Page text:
ENTRIES TAGGED "interviews"

Putting Developers to the Test

Whiteboards and manhole covers won't find you a great programmer

Let’s imagine for a moment that you’re one of the world’s greatest chefs. You are a graduate of the CIA, have run a four-star restaurant, and had your own show on the Food Network. Now you’re interviewing to run the cafeteria at the hottest new startup in Silicon Valley (they’re offering major equity). After chatting for a bit with the CEO, she leads you outside the building. “I want to see how you work,” she says. “Cook me a meal.”

“Ok,” you respond, “where’s the kitchen?”

“Oh, no. I want you to find firewood in the park over there, build a fire ring, start a fire by rubbing some sticks together, then make a spear and hunt down a deer and cook it on the fire.”

I’ve recently had the pleasure of going through the job interview gauntlet with a few companies, and that’s essentially the process that most firms use to evaluate potential employees. They sit you down in a conference room, have someone pose you some kind of programmatic brain teaser, and then expect you to work it out on a white board.

This is so far removed from the realities of what a software engineer actually does today that you might as well be asking the candidate to sketch a portrait of the interviewer. I’m relatively fluent in at least dozen languages, but I don’t try to keep everything in my head at once. If I’m coding in Java, I’m using Eclipse. If I’m working on iOS apps, I’m in Xcode. I constantly hit command-space to autofill method signatures. I hover to get Javadoc. I search the web for code fragments.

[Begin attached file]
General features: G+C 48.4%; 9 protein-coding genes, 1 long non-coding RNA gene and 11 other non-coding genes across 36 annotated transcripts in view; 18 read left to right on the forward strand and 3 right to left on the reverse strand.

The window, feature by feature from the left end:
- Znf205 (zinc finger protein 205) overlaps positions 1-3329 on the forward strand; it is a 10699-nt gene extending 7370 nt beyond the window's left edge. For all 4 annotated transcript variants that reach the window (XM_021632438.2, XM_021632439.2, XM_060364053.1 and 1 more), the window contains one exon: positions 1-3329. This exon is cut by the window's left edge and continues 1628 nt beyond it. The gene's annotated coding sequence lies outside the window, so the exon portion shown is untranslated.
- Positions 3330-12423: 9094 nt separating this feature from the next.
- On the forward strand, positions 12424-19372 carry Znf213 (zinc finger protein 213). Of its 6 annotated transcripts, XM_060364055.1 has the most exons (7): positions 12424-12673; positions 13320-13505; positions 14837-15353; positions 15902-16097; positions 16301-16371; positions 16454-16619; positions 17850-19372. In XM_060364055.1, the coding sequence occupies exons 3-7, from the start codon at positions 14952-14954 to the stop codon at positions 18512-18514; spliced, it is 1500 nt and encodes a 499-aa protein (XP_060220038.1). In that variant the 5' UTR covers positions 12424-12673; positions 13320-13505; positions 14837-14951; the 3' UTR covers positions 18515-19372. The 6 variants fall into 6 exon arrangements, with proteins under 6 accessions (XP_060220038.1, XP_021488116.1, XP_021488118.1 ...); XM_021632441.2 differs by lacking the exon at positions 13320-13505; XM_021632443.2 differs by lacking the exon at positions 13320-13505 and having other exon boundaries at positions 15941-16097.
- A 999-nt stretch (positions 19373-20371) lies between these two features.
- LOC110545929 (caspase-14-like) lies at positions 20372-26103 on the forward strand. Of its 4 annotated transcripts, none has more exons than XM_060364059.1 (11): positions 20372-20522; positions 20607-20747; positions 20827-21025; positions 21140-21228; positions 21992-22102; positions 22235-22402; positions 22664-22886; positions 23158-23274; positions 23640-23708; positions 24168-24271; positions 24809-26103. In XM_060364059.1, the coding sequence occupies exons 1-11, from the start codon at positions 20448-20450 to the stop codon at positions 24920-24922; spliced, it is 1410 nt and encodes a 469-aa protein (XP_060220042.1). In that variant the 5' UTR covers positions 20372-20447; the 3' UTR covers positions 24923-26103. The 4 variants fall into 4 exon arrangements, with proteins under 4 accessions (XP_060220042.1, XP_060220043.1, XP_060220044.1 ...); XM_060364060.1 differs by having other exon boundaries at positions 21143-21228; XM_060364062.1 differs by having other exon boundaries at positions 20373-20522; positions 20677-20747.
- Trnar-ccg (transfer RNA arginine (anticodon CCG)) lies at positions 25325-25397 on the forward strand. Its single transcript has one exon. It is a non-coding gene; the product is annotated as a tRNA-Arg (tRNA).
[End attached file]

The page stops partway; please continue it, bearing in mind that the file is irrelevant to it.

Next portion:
Larry Wall says that one of the virtues of a programmer is laziness; do the least work that is needed to get the job done. When you’re hiring a developer, what you want to know is how efficient he is, and how good his code will be. If he can find the solution to a problem in five minutes of searching, it’s better than having to grind for hours trying to solve it without searching. Whiteboards don’t test that.
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Four short links: 13 May 2010

Four short links: 13 May 2010

Open Facebook, Internet Stats, Handling Interviews, and Textual Relationships

  1. Don’t Simply Build a More Open Facebook, Build a Better OneMost people don’t care so much about whether technology is “open” or “closed” so long as it works. (Case in point: iPhone.) Rather than starting your plans by picking which “open” standards you’ll use, start by designing a better social networking service and then determine how “open” specs will help you build that service. (via David Recordon)
  2. Internet Stats from Google — very nice categorized factoids about internet use, technology, trends, etc. 64% of C-level executives conduct six or more searches per day to locate business information.
  3. Qualitative Methods for IS Research — summary of qualitative methods (interviews, documents, observation data) as applied to IS. Written for academics, so you have to choke back passive voice vomit (sorry, “passive voice vomit must be choked back”) but it’s got lots of useful information on approaches and tools. (via johnny723 on Twitter)
  4. Social Signaling and Language Use — turns out the stopwords like “to”, “be”, and “on” are the ones that indicate manager-subordinate relationships. In so many fields I see again and again that you keep data at each stage of transformation, because transforming for one use prevents others. (via terrycojones on Twitter)
Comment: 1
The military goes social

The military goes social

Letters from the front have been replaced with Facebook updates

For most of the 20th century, a soldier in the field could only communicate with their family and friends via letters that might take weeks or months to make their way to the recipient. But as the battlefield goes high tech, so have the ways soldiers can talk to the outside world. Price Floyd, Principal Deputy Assistant Secretary of Defense for Public Affairs, talked to Radar about how the public face of the military is changing.